He asked the courts to allow a series of restrictions, including a nighttime curfew, the closure of nightclubs and the limitation of the capacity of gymnasiums, restaurants and theaters, from Christmas Eve and a duration of 15 days.

In the Madrid region, however, the Conservative government has pledged to keep the hotel sector open during the holiday season.

Spain has been hit hard by the pandemic, recording nearly 89,000 deaths and 5.6 million infections since it began.

Fourth Covid-19 bite needed, according to German Minister of Health

German Health Minister Karl Lauterbach said a fourth vaccination will be needed in the fight against the coronavirus pandemic due to the more contagious Omicron variant.

He said Germany has ordered 80 million doses of a vaccine made by Biontech specifically targeting Omicron and is expected to arrive in April or May.

Germany has also ordered four million doses of the newly approved vaccine Novavax – considered more acceptable to vaccine skeptics – and 11 million doses of the new vaccine Valneva, which is pending market authorization, said Mr Lauterbach.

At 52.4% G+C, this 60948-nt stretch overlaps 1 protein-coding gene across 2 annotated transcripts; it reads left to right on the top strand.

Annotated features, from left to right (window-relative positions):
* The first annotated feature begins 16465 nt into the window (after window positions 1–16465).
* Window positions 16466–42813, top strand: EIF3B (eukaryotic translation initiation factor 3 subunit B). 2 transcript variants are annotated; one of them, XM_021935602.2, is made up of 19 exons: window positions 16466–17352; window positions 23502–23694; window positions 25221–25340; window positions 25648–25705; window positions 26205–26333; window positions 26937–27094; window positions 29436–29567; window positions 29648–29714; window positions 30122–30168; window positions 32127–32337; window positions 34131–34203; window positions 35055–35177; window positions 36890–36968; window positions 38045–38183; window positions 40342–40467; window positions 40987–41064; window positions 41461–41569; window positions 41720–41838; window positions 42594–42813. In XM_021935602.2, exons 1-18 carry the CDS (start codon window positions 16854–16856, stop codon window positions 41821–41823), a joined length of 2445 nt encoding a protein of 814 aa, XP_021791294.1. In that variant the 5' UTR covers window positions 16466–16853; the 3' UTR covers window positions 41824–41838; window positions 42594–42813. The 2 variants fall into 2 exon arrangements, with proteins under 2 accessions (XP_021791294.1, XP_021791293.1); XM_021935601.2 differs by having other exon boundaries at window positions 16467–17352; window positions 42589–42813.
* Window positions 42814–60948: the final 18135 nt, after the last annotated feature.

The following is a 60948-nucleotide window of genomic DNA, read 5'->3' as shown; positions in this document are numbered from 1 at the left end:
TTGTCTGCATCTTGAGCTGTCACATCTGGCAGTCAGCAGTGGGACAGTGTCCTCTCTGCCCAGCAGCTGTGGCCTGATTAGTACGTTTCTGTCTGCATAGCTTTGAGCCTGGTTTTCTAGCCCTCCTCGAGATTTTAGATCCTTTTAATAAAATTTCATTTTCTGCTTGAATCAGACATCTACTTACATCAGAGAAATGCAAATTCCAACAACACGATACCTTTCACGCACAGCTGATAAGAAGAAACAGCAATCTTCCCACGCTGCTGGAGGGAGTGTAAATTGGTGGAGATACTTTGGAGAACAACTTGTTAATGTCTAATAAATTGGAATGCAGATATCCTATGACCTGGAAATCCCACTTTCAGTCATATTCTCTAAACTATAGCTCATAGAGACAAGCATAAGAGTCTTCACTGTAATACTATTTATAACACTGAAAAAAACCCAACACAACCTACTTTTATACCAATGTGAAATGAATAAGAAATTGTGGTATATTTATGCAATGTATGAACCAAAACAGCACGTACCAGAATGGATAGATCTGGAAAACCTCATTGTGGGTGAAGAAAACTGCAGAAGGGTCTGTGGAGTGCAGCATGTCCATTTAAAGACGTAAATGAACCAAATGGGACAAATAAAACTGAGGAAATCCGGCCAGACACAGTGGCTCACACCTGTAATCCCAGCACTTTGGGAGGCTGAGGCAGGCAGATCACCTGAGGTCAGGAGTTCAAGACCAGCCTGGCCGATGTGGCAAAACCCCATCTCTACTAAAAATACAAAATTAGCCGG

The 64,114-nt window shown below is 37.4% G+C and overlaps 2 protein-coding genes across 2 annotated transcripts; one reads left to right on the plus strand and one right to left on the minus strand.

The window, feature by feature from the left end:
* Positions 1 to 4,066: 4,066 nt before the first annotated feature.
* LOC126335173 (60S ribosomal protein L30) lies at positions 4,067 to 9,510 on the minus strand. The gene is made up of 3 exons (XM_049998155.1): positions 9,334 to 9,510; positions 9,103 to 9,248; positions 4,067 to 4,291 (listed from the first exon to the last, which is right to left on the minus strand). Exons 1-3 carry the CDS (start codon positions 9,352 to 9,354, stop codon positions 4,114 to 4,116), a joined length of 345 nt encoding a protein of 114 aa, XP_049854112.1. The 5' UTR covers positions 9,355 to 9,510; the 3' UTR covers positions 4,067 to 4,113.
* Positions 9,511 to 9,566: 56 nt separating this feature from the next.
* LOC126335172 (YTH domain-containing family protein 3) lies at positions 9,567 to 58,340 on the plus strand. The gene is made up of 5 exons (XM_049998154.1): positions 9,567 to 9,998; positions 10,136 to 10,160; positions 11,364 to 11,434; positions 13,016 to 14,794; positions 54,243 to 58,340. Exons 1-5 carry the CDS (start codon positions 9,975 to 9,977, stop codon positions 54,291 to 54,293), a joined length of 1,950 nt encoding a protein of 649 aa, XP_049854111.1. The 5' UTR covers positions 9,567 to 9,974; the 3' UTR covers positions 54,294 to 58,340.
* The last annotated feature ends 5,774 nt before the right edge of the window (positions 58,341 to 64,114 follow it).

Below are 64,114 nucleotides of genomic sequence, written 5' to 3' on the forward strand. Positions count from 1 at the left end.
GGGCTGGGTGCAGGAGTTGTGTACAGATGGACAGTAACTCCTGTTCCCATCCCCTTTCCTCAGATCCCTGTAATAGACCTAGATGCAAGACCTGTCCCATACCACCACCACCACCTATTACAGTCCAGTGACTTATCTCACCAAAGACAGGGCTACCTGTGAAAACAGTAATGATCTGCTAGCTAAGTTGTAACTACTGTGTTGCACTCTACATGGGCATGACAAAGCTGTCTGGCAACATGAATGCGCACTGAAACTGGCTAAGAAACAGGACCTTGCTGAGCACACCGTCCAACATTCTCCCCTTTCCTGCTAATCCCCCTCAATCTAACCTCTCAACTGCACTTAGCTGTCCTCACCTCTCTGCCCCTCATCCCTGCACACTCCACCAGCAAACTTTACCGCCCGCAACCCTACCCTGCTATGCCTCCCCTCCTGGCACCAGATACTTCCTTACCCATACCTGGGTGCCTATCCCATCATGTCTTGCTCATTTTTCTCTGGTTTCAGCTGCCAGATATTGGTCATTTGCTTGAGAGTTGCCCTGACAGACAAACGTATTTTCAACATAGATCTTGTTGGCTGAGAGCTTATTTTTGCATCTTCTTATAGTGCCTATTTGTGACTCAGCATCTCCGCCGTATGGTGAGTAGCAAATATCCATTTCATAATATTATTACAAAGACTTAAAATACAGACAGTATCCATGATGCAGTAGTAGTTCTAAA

The Novavax fire will arrive in the country in January, Mr Lauterbach said at a press conference.

“An offensive recall campaign is our most important element in the fight against Omicron,” said the Minister of Health.

Mr Lauterbach supported a general vaccination mandate, saying that without it, it would not be possible to manage the waves of infection to come in the long term.

According to Lothar Wieler, president of the German Robert Koch Institute (RKI) for Infectious Diseases, Omicron will be responsible for most coronavirus infections in Germany within three weeks.

“Christmas should not become the spark that sets off the Omicron fire,” RKI chief Lothar Wieler said at the same press conference, adding that people should limit contact to the bare minimum.

Japan calls on US military to enforce virus rules after core cluster